Looking skyward

The Baltimore Sun

The distance from Earth to Mars ranges from 33.9 million to 249 million miles. It might also be measured in the minutes it takes light to flit between the two planets, the months it takes a spaceship to travel there, or the millenniums in which people have pointed toward the sky, their imaginations on fire.

Tonight, if all goes well, a NASA spacecraft will touch down on Mars for the first time in more than four years when the Phoenix Mars Lander alights on the Red Planet's frigid northern polar region. And though we've long given up on encountering hostile telepathic humanoids there (sorry, Ray Bradbury), scientists are still excited about what they might find. Phoenix is set to dig deep into ice that could be the remains of an ancient sea - and might hold carbon-based organic material, a component of all known life.

There are always those who decry such projects as a waste of money that would be better spent on less-glamorous earthbound pursuits such as health care and national defense. And at a cost of $457 million to travel 422 million miles, Phoenix does make your Hummer look like a bargain, even with gas at $4 a gallon.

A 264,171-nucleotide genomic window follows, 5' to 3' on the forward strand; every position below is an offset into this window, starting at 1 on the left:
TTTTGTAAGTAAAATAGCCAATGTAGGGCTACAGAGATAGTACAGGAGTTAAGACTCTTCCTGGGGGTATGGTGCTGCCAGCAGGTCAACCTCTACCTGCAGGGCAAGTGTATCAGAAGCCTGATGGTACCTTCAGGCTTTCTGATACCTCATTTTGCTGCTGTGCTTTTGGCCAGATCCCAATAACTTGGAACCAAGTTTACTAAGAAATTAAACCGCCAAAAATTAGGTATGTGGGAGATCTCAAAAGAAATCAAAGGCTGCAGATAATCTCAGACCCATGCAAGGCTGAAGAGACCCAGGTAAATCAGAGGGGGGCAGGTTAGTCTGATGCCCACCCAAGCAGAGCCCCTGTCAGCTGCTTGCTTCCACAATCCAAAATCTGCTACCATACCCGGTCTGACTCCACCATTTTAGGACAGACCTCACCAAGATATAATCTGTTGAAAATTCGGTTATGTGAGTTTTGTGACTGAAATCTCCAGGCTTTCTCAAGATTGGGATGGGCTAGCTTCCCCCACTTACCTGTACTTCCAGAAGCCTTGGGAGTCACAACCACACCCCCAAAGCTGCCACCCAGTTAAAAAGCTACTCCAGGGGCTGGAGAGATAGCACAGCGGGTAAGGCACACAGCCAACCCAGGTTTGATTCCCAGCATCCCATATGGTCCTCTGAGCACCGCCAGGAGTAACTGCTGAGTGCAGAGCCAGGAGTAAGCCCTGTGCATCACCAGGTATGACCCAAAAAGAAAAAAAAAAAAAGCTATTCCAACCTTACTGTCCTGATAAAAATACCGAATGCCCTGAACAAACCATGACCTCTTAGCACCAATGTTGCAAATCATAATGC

Then why explore Mars? Because humans have always gazed up at night and thought, "What's out there?" - and we are fortunate to live to see that question begin to be answered. Because extraterrestrial adventures inspire wonder in children, stir interest in science for adults and awaken national pride among nearly all Americans.

Critics who carp about the expense are missing the larger point: A great nation should be able to provide the necessities of government and nourish a spirit of adventure. If we sometimes fail at the former, that is no reason to abandon the latter.

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